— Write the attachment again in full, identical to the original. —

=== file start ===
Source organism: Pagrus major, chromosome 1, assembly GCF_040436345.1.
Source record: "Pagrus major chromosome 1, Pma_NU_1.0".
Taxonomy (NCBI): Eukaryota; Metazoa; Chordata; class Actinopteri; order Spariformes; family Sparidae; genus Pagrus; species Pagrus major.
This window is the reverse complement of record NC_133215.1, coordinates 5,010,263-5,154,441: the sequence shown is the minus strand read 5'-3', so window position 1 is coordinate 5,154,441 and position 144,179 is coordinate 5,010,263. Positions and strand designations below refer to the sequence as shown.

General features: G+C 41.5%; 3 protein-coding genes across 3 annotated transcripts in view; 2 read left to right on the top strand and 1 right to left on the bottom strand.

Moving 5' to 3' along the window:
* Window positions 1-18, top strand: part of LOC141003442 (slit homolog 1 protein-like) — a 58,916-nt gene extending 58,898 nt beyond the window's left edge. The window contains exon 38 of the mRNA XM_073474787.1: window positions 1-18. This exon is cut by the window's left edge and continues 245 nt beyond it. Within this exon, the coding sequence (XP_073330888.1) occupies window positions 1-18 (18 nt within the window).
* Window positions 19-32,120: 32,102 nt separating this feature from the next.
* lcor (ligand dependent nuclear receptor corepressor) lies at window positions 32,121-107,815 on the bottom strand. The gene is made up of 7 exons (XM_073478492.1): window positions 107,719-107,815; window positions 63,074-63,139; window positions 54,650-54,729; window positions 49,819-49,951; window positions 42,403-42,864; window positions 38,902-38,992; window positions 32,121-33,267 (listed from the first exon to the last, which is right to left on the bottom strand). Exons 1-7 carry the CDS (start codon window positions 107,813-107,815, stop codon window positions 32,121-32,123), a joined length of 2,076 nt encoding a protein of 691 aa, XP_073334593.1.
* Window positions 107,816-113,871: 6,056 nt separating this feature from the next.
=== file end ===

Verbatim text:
Source organism: Pagrus major, chromosome 1, assembly GCF_040436345.1.
Source record: "Pagrus major chromosome 1, Pma_NU_1.0".
Taxonomy (NCBI): Eukaryota; Metazoa; Chordata; class Actinopteri; order Spariformes; family Sparidae; genus Pagrus; species Pagrus major.
This window is the reverse complement of record NC_133215.1, coordinates 5,010,263-5,154,441: the sequence shown is the minus strand read 5'-3', so window position 1 is coordinate 5,154,441 and position 144,179 is coordinate 5,010,263. Positions and strand designations below refer to the sequence as shown.

General features: G+C 41.5%; 3 protein-coding genes across 3 annotated transcripts in view; 2 read left to right on the top strand and 1 right to left on the bottom strand.

Moving 5' to 3' along the window:
* Window positions 1-18, top strand: part of LOC141003442 (slit homolog 1 protein-like) — a 58,916-nt gene extending 58,898 nt beyond the window's left edge. The window contains exon 38 of the mRNA XM_073474787.1: window positions 1-18. This exon is cut by the window's left edge and continues 245 nt beyond it. Within this exon, the coding sequence (XP_073330888.1) occupies window positions 1-18 (18 nt within the window).
* Window positions 19-32,120: 32,102 nt separating this feature from the next.
* lcor (ligand dependent nuclear receptor corepressor) lies at window positions 32,121-107,815 on the bottom strand. The gene is made up of 7 exons (XM_073478492.1): window positions 107,719-107,815; window positions 63,074-63,139; window positions 54,650-54,729; window positions 49,819-49,951; window positions 42,403-42,864; window positions 38,902-38,992; window positions 32,121-33,267 (listed from the first exon to the last, which is right to left on the bottom strand). Exons 1-7 carry the CDS (start codon window positions 107,813-107,815, stop codon window positions 32,121-32,123), a joined length of 2,076 nt encoding a protein of 691 aa, XP_073334593.1.
* Window positions 107,816-113,871: 6,056 nt separating this feature from the next.